Home NEWS India Standard Chartered to hire almost 1000 to build up retail lending segment

Standard Chartered to hire almost 1000 to build up retail lending segment

Standard Chartered Bank plans to step up recruitment in India in the next few quarters as part of efforts to build up the lucrative but competitive retail lending segment to return to growth.
“We are hiring about 1,000 people this year. Retail is one of our strong points, but at about 20 per cent of our loan book in India, it is still a small part,” said Zarin Daruwala, who took charge as chief executive of India’s biggest foreign bank. “We want to get the balance right. If not 50-50, the wholesale-retail mix should be at least 60-40.”

The new staff will be mostly from rivals with experience in front-end operations to help build relationships quickly, launch new products and get new clients in areas like wealth management. India is the bank’s biggest market in South Asia with around 7,000 employees.

Daruwala plans to expand the bank’s retail book with mortgages, personal loans and lending to small entrepreneurs through its network of branches in India, especially as the quality of these has been better than credit to companies. The bank will also invest in technology in the front and back ends, especially in mobile and online banking as part of this retail thrust.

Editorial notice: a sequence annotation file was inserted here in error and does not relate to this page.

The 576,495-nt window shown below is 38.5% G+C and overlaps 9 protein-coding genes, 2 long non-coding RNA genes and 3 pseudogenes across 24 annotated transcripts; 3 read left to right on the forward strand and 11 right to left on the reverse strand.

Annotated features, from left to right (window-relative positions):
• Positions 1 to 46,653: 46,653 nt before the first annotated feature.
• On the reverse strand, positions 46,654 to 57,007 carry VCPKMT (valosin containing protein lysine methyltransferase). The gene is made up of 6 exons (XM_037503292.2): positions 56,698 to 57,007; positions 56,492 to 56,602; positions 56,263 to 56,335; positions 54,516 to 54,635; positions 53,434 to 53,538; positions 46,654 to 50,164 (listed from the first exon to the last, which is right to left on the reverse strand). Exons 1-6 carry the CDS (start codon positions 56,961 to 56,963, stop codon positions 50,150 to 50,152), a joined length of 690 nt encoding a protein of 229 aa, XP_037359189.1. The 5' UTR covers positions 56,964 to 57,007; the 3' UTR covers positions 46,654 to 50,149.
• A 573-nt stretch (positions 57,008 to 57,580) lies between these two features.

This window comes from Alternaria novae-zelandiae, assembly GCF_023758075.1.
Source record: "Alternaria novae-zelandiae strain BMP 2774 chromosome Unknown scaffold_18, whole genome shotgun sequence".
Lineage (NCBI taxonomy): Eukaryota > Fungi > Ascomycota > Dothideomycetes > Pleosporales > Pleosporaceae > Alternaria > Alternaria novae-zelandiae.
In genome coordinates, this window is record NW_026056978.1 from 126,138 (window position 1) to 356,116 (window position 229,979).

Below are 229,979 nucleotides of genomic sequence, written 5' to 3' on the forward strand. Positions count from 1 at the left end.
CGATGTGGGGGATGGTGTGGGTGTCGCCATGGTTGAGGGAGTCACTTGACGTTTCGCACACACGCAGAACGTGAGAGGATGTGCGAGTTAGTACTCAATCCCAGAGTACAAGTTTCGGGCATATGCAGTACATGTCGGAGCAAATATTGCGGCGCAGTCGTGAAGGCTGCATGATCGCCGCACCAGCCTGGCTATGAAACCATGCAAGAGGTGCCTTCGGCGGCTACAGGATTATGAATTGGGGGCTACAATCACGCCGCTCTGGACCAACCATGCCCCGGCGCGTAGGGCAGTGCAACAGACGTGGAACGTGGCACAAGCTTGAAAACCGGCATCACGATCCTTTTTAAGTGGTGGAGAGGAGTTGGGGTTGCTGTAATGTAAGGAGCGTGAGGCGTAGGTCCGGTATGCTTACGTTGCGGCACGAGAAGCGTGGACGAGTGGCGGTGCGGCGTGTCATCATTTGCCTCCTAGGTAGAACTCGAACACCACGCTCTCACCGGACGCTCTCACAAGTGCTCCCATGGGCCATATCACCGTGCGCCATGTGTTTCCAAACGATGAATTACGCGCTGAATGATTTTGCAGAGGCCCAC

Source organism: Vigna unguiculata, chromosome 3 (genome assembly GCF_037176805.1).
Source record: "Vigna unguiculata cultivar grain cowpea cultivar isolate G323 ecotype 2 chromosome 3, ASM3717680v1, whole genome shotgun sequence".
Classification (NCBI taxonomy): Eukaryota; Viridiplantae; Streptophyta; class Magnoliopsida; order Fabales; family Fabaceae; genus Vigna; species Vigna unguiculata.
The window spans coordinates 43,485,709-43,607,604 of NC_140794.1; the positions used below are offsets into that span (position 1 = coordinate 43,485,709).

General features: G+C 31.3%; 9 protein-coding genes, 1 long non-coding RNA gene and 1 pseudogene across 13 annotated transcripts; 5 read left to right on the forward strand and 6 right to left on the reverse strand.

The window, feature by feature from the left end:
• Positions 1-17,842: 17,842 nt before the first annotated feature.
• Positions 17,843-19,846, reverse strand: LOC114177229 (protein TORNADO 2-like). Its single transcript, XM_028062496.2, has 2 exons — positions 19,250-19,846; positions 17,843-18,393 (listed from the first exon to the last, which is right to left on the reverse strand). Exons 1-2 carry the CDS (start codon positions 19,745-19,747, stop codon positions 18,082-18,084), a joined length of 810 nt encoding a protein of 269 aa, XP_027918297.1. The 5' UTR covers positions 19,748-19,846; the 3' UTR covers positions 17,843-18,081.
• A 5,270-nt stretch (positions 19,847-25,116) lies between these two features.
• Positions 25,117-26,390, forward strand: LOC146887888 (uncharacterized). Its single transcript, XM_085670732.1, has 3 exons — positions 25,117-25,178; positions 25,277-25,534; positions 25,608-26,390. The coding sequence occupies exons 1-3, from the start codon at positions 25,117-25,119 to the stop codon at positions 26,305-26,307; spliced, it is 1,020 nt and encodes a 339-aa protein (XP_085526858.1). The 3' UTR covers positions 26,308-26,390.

This follows the realisation that Standard Chartered had neglected the retail segment and most of its woes in India stemmed from the wholesale side of the business. In an interview, Standard Chartered global CEO Bill Winters said investing in retail in India was a top priority.

“We have a good retail business here, we are going to invest substantially in that because we have a real differentiation in the 100 branches we operate. (We are the) biggest foreign bank by far on the retail side and it’s a huge growth opportunity for us,” Winters had said.

Standard Chartered slumped to a record $981 million pre-tax loss in India in 2015 because it was forced to set aside $1.34 billion against rising non-performing assets (NPAs), up eight times from $171 million in 2014.